I have watched this charitable program in operation as a community member for nearly five years. What has been accomplished in that relatively short period of time has been astonishing. I have benefited as they spearheaded changing an animal ordinance in my town so that more people could provide for their own food when the economy tanked. After that they began to pass out free fruit trees, adding to the ability of residents to become self-reliant. Then their small farms began to spring up, and seeds and vegetable starts also were being donated from them to residents in local cities. They have been a role mode for a lot of people. I also notice that teachers from my daughter's school have gotten fertile chicken eggs for hatching projects too. After they began these efforts, the City of Richmond decided to adopt an urban agricultural program and the impacts have been sweeping. I know that the volunteers work with communities and environments that are often overlooked or considered dangerous by others. Yet, they seem to get really good results and they don't appear to treat anyone differently because of circumstances.
When I came to Self-Sustaining Communities' urban farm it was because I had to work off some community service hours. What I didn't know was that I would learn a lot at the same time, and have some fun too. It is a lot of hard work though. I learned more about small farm animals than I ever have in my life, and I also learned how to plant fruit trees. My brother wanted to come with me too, and they let him come to work. He was excited to see the chickens, ducks and rabbits. I think they are nice people.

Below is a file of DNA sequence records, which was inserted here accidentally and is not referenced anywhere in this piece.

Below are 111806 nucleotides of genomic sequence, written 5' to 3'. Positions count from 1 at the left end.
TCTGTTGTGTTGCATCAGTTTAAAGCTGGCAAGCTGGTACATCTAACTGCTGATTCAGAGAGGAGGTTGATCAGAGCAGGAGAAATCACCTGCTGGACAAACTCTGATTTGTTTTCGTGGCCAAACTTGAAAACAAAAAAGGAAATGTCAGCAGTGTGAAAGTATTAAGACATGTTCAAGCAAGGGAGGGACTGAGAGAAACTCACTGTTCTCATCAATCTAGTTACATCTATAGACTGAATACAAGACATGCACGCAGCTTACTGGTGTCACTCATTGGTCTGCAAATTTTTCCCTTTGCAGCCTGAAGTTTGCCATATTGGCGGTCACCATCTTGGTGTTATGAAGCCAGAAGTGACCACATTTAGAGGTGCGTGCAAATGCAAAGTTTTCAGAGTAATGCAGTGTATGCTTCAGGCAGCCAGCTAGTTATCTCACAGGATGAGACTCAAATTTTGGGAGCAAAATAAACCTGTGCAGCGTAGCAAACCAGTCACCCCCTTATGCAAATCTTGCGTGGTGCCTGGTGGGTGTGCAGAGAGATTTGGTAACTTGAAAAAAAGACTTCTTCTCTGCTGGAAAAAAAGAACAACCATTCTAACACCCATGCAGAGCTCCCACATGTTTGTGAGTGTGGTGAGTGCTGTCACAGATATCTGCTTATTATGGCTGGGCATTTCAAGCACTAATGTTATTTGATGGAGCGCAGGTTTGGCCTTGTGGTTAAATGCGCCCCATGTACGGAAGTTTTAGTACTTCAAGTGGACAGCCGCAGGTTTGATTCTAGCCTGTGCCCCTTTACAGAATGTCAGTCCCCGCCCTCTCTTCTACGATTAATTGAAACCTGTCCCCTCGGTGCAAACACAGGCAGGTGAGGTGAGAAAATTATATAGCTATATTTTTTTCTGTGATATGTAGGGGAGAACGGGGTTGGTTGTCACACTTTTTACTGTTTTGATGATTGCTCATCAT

I was there at the very beginning of the Richmond Annex farm. I helped build the raised beds, plant them, build the gate and fencing, and I have helped take care of the animals. I had a serious addiction and as time went along I was able to make a commitment to quit. I did. My life has been much better, although I still have more work to do.
I have had a good time working with self sustaining community and trupp they both have pushed me to do thing I never thought I will do on this earth. They showed me how to be a man and what it take to be a real successful young man .I am very thankful for everything they have done for me I would work with them any time and day its real fun and help me look at the world different.
working with self sustaining communities and t.r.u.p.p has been a great experience. I've learned a lot of new things and done things I would have thought I would be doing, things such as; building organic gardens, help taking care of the elderly and mentally challenged people around the t.r.u.p.p. transitional houses. while working with these organizations I found myself enrolling for college at contra costa county and doing positive things for the community. Honestly self sustaining communities and the remember us people project have helped me become the kind and giving person I should be.
Working with TRUPP has been fun learning how to plant vegetables and fruits, also with Linda Self Sustaining Community's. If it wasn't for The Remember Us People Project and Self Sustaining Community I probably wouldn't be going to school for my G.E.D and Attending Contra Costa College to play Football and Majoring In Administration Of Justice This Fall. In the meantime I also monitor tenants with mental health issues and maintain peoples yards around the neighborhood.